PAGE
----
Fresh today from the Center for Media and Democracy: A Reporters’ Guide to the State Policy Network.
What is the State Policy Network, aka SPN? According to CMD’s report on PR Watch:
SPN officially launched in 1992 with 12 members and money from South Carolina billionaire Thomas Roe to franchise, fund, and foster a growing number of in-state “mini Heritage Foundations” (with the influence of the DC-based Heritage Foundation that Roe helped underwrite). Today, SPN has 59 member think-tank groups, and a presence in every state capitol in the nation. Some of these — like the Texas Public Policy Foundation and Arizona’s Goldwater Institute — have growing notoriety, but many others, despite their influence, are barely known by those other than state capitol insiders.
Its purpose? To produce reports, create statistics, draft talking points and “expert” testimony in support of bills, and disseminate videos along with a raft of other materials to advance a right-wing legislative agenda in the states, under the guise of being a nonpartisan, nonprofit charitable organization full of neutral scholars and academics.
But these are not academics in an ivory tower. These think tanks actually write legislation; they write materials to support their legislation; and they work closely with legislators and sometimes throw their voice through legislative talking points. They also often take to the airwaves and the Internet to give purportedly objective analysis. Their legislative agenda, often ratified via ALEC, is frequently adopted as law by states controlled by ALEC majorities — often with little or no disclosure of their role in the process.
CMD, which brings us PR Watch, SourceWatch and ALECExposed among other online transparency and advocacy tools, spent three months digging into the State Policy Network and its state-level member think tanks and national allies alike. These SPN members and affiliates range from the Heritage Foundation and the American Legislative Exchange Council (ALEC) down to Chicago Illinois’ Heartland Institute and North Carolina’s John Locke Foundation.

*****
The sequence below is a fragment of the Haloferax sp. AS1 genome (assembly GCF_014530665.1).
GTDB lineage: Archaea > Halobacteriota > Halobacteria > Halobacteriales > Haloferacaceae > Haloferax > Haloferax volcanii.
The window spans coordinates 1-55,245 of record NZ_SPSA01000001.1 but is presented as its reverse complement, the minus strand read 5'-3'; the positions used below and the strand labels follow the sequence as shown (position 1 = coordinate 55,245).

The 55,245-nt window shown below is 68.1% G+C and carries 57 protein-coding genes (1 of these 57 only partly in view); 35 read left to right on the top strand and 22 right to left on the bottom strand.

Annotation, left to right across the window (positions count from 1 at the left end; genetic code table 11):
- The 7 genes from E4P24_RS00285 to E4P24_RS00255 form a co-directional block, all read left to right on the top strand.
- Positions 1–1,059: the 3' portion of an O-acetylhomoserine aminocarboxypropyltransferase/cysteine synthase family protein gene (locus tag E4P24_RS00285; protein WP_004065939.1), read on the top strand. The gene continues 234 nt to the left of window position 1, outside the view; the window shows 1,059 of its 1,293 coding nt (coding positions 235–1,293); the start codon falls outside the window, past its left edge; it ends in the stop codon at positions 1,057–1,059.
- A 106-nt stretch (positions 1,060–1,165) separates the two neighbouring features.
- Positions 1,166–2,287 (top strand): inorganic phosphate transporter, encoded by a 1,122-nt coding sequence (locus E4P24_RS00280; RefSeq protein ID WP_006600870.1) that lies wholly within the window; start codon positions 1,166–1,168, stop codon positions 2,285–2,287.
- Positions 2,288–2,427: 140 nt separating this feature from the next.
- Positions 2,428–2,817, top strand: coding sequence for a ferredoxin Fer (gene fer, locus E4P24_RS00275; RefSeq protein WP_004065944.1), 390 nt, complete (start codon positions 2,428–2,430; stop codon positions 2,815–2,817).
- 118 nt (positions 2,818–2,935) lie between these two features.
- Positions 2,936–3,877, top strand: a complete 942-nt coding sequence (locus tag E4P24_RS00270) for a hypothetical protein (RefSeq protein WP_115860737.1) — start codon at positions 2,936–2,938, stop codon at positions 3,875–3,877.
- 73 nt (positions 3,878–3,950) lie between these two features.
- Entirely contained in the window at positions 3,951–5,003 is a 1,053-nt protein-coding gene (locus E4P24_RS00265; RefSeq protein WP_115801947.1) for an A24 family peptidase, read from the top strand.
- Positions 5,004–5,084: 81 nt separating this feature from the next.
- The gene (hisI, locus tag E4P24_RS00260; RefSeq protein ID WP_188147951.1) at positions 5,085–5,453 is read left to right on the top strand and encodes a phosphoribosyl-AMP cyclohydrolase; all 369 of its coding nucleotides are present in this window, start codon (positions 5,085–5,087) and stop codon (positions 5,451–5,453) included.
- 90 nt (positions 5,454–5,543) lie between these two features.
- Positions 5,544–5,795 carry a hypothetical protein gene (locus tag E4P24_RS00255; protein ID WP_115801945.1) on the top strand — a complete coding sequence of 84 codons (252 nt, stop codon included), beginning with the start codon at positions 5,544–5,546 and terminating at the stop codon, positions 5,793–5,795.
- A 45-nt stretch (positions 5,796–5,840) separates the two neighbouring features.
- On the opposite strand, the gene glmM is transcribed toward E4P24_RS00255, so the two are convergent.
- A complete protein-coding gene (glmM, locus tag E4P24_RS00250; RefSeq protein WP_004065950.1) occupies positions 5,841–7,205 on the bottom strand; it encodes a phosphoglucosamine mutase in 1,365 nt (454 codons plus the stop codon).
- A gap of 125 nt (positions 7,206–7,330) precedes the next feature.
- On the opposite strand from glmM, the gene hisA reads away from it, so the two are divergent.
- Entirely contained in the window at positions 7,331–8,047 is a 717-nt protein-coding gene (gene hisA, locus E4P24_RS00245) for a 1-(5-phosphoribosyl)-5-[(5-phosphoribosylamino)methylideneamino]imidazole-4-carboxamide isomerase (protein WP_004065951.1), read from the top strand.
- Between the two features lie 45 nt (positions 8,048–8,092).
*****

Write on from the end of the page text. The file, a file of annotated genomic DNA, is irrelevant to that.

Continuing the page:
Through State Policy Network, these seemingly disparate entities coordinate their current attacks on unions, clean energy policies, and numerous other issues that are ultimately funded by a small group of American billionaires, millionaires and multinational corporations.
Aside from the dirty legacies of visionaries like Thomas Roe, Paul Weyrich and Joseph Coors, who founded the Heritage Foundation, SPN and other crucial cogs in the Conservative Hate Machine, we’re talking about the Koch brothers, Art Pope, Phil Anschutz, the Bradleys, the Scaifes, and the other usual suspects who have far too much money invested in manipulating our democracy to serve their narrow financial ambitions.
That’s how it seems anyway, when you’re not a multi-millionaire and don’t have the excess cash to force state politics that work for you. And that’s precisely why the State Policy Network’s mission is bad for the majority of Americans.
For more on this fascinating but disturbing history, check out the Lewis Powell Memo, Lewis Lapham’s “Tentacles of Rage” article in Harpers, and the history of SPN on SourceWatch, apparently dating back to a suggestion from President Ronald Reagan.
Connor Gibson does research for Greenpeace USA. Personal opinions expressed here do not necessarily reflect those of his employer.